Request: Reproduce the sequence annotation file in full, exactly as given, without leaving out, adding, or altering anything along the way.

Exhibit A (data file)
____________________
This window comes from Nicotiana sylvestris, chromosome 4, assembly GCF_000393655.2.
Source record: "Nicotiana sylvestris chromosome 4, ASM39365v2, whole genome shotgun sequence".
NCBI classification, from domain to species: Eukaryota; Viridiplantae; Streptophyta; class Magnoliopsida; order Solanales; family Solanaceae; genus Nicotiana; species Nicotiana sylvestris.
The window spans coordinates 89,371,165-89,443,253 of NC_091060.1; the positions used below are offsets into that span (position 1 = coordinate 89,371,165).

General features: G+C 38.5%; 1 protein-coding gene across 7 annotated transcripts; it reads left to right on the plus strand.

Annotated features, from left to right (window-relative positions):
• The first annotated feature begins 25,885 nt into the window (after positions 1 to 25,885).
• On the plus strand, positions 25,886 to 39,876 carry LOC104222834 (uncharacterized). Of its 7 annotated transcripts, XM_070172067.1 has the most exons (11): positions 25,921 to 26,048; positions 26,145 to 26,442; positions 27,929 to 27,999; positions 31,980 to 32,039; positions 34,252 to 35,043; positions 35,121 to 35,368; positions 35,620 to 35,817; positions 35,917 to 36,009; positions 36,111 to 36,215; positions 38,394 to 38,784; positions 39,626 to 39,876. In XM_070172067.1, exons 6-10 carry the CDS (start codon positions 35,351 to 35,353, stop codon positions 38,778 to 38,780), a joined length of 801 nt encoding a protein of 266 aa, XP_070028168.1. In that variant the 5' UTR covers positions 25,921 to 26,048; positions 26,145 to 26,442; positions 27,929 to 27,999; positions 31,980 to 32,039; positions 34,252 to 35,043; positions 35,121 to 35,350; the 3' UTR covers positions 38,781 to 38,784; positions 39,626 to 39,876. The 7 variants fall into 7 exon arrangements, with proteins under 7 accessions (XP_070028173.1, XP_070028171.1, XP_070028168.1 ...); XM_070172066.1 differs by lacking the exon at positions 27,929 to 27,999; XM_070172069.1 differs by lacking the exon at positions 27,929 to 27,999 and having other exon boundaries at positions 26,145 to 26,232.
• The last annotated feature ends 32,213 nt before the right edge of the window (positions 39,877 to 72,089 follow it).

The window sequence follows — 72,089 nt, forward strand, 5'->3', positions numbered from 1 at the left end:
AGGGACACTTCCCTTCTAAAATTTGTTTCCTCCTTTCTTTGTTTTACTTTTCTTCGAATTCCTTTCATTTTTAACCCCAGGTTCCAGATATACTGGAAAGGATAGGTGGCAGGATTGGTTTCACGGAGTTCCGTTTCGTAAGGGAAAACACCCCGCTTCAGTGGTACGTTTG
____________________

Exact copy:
This window comes from Nicotiana sylvestris, chromosome 4, assembly GCF_000393655.2.
Source record: "Nicotiana sylvestris chromosome 4, ASM39365v2, whole genome shotgun sequence".
NCBI classification, from domain to species: Eukaryota; Viridiplantae; Streptophyta; class Magnoliopsida; order Solanales; family Solanaceae; genus Nicotiana; species Nicotiana sylvestris.
The window spans coordinates 89,371,165-89,443,253 of NC_091060.1; the positions used below are offsets into that span (position 1 = coordinate 89,371,165).

General features: G+C 38.5%; 1 protein-coding gene across 7 annotated transcripts; it reads left to right on the plus strand.

Annotated features, from left to right (window-relative positions):
• The first annotated feature begins 25,885 nt into the window (after positions 1 to 25,885).
• On the plus strand, positions 25,886 to 39,876 carry LOC104222834 (uncharacterized). Of its 7 annotated transcripts, XM_070172067.1 has the most exons (11): positions 25,921 to 26,048; positions 26,145 to 26,442; positions 27,929 to 27,999; positions 31,980 to 32,039; positions 34,252 to 35,043; positions 35,121 to 35,368; positions 35,620 to 35,817; positions 35,917 to 36,009; positions 36,111 to 36,215; positions 38,394 to 38,784; positions 39,626 to 39,876. In XM_070172067.1, exons 6-10 carry the CDS (start codon positions 35,351 to 35,353, stop codon positions 38,778 to 38,780), a joined length of 801 nt encoding a protein of 266 aa, XP_070028168.1. In that variant the 5' UTR covers positions 25,921 to 26,048; positions 26,145 to 26,442; positions 27,929 to 27,999; positions 31,980 to 32,039; positions 34,252 to 35,043; positions 35,121 to 35,350; the 3' UTR covers positions 38,781 to 38,784; positions 39,626 to 39,876. The 7 variants fall into 7 exon arrangements, with proteins under 7 accessions (XP_070028173.1, XP_070028171.1, XP_070028168.1 ...); XM_070172066.1 differs by lacking the exon at positions 27,929 to 27,999; XM_070172069.1 differs by lacking the exon at positions 27,929 to 27,999 and having other exon boundaries at positions 26,145 to 26,232.
• The last annotated feature ends 32,213 nt before the right edge of the window (positions 39,877 to 72,089 follow it).

The window sequence follows — 72,089 nt, forward strand, 5'->3', positions numbered from 1 at the left end:
AGGGACACTTCCCTTCTAAAATTTGTTTCCTCCTTTCTTTGTTTTACTTTTCTTCGAATTCCTTTCATTTTTAACCCCAGGTTCCAGATATACTGGAAAGGATAGGTGGCAGGATTGGTTTCACGGAGTTCCGTTTCGTAAGGGAAAACACCCCGCTTCAGTGGTACGTTTG